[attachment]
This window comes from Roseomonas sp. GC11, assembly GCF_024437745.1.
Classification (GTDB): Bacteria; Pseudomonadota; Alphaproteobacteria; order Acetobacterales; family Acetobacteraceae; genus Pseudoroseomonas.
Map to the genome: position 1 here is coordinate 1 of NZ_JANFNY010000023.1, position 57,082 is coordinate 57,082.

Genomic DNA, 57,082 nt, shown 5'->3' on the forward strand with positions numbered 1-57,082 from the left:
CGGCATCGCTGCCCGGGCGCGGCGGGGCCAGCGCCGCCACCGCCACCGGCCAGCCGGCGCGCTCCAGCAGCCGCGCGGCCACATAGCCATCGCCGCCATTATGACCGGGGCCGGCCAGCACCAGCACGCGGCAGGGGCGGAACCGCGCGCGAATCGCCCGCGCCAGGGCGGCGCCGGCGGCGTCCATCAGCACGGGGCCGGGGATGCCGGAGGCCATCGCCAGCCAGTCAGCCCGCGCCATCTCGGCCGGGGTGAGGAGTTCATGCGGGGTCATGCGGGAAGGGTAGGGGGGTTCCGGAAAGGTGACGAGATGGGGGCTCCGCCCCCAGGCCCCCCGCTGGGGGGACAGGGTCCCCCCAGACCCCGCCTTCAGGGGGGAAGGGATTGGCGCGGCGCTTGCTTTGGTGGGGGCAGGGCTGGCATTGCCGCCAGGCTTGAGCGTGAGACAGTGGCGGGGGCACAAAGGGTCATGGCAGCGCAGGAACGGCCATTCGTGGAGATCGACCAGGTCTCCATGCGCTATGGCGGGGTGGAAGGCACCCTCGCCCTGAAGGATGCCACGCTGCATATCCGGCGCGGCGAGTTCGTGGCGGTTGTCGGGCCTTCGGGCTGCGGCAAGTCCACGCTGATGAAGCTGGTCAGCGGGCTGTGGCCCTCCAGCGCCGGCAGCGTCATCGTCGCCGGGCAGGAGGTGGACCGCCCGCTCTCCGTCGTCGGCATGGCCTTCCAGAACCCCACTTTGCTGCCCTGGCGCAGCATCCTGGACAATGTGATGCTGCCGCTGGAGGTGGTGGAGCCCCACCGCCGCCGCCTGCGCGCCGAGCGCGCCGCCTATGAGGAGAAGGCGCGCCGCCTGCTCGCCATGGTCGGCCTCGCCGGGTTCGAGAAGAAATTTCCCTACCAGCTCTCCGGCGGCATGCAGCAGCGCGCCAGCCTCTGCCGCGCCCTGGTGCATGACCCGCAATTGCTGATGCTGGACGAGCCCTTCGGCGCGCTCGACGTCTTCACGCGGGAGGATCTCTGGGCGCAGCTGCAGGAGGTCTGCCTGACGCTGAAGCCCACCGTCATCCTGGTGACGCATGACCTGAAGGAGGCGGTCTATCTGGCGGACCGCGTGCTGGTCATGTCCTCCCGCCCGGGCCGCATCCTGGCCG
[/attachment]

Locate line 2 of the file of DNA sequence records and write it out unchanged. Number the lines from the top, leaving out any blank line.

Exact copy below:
Classification (GTDB): Bacteria; Pseudomonadota; Alphaproteobacteria; order Acetobacterales; family Acetobacteraceae; genus Pseudoroseomonas.